This was a fun collection of stand alone adventures featuring the heroes and villains writer Jason Aaron used throughout his tenure as Star Wars writer. (This edition features his final work.) Along with Luke, Leia, Han, Chewie, and the droids, you have Sana Starros, and the SCAR troopers. Stand outs are the R2-D2 story that wraps up a storyline from Volume 4 and the story featuring Sana Starros and Lando. The Tusken Raider story was nicely done. And I liked the Annual at the end with Han and Le This was a fun collection of stand alone adventures featuring the heroes and villains writer Jason Aaron used throughout his tenure as Star Wars writer. (This edition features his final work.) Along with Luke, Leia, Han, Chewie, and the droids, you have Sana Starros, and the SCAR troopers. Stand outs are the R2-D2 story that wraps up a storyline from Volume 4 and the story featuring Sana Starros and Lando. The Tusken Raider story was nicely done. And I liked the Annual at the end with Han and Leia being chased by an alien Han had pissed off. Others have some nice moments. All in all, just a good collection of smaller stories.I do have one minor complaint that may shock some people. I didn't care for Salvador Lraroca's art. More specifically, the photo-realistic depictions of the "face" characters. It was a little jarring to see what looked like movie stills and freeze frames edited to look like line art side by side with true line art.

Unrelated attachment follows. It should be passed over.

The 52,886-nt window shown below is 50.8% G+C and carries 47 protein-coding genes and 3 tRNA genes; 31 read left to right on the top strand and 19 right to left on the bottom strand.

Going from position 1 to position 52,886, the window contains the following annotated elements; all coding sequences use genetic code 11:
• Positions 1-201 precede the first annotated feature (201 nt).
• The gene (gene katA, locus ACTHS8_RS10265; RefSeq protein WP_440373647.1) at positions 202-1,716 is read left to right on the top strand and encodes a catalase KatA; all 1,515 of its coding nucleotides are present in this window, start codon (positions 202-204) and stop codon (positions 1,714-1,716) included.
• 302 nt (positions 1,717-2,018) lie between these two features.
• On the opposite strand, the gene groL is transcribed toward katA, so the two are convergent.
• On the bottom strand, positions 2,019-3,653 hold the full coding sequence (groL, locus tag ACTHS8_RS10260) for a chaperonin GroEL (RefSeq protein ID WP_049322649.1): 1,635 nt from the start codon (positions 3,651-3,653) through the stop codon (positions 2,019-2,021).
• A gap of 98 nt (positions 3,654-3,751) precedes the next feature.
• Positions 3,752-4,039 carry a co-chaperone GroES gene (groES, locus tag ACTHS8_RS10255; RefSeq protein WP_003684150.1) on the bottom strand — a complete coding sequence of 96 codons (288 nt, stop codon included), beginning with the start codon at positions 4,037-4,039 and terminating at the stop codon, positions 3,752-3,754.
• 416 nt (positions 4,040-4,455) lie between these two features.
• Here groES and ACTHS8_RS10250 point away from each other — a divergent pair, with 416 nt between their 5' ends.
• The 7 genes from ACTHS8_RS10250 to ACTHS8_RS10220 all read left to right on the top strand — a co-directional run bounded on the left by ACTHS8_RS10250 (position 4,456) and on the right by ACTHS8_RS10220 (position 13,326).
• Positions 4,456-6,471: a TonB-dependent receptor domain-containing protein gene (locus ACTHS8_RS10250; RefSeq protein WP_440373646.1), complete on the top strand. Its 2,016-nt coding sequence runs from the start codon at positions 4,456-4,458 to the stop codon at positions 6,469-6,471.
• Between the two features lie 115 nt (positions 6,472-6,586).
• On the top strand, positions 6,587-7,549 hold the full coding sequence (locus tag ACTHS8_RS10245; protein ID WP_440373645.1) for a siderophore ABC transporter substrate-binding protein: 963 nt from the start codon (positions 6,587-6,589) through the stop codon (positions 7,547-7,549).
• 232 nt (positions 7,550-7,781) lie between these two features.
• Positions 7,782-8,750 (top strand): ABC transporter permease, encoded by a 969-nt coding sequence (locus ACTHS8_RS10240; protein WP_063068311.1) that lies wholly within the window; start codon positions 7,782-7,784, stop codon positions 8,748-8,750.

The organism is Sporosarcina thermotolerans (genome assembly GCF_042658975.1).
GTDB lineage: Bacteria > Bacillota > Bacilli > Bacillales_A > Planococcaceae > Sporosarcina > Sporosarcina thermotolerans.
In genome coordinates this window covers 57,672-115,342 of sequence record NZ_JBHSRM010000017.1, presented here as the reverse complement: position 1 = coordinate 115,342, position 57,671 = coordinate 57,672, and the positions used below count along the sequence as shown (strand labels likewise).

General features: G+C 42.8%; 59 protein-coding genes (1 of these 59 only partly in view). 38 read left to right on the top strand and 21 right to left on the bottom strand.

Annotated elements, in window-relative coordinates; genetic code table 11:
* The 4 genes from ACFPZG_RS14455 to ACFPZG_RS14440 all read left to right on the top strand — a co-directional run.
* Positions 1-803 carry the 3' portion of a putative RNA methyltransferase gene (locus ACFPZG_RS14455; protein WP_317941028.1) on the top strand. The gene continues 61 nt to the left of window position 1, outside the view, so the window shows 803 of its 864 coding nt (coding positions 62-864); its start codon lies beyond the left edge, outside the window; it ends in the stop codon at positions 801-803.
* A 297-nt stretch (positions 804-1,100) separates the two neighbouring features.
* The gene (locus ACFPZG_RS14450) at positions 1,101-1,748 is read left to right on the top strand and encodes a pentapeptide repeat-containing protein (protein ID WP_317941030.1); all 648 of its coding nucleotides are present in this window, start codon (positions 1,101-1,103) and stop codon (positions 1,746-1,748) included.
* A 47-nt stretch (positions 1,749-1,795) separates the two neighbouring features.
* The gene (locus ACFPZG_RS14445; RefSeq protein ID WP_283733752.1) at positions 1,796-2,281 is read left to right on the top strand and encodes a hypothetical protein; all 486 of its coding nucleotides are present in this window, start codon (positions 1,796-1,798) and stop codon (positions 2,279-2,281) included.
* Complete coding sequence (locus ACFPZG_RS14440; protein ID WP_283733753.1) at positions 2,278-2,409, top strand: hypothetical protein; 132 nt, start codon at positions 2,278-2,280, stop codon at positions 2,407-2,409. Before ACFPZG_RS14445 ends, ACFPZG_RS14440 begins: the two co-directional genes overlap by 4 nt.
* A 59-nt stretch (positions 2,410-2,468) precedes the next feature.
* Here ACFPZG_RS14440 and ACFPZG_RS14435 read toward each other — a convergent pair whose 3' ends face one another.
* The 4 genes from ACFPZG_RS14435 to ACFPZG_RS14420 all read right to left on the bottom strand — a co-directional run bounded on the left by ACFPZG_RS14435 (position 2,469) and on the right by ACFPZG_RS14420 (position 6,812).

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  • Jorge de la Vega
    January 1, 1970
    Ignoring R2's solo outing (which was, as most droid solo outings, just awful), and the Annual III continuing on the trend of downplaying male characters to a laughable extreme (the whole "lowering the bar so female characters may look badass in comparison to men rather than in spite of men being badasses themselves" thing I mentioned in my review of The Screaming Citadel), I really liked this anthology of standalone adventures to close 2017's run and going into the New Year's. It brought some st Ignoring R2's solo outing (which was, as most droid solo outings, just awful), and the Annual III continuing on the trend of downplaying male characters to a laughable extreme (the whole "lowering the bar so female characters may look badass in comparison to men rather than in spite of men being badasses themselves" thing I mentioned in my review of The Screaming Citadel), I really liked this anthology of standalone adventures to close 2017's run and going into the New Year's. It brought some storylines to a close and opened up possibilities for future storylines. However, this flagship title remains the weakest of the ongoing Star Wars comic books, so either the writers step up their game (and quit the pandering), or I don't foresee it making it to 2019.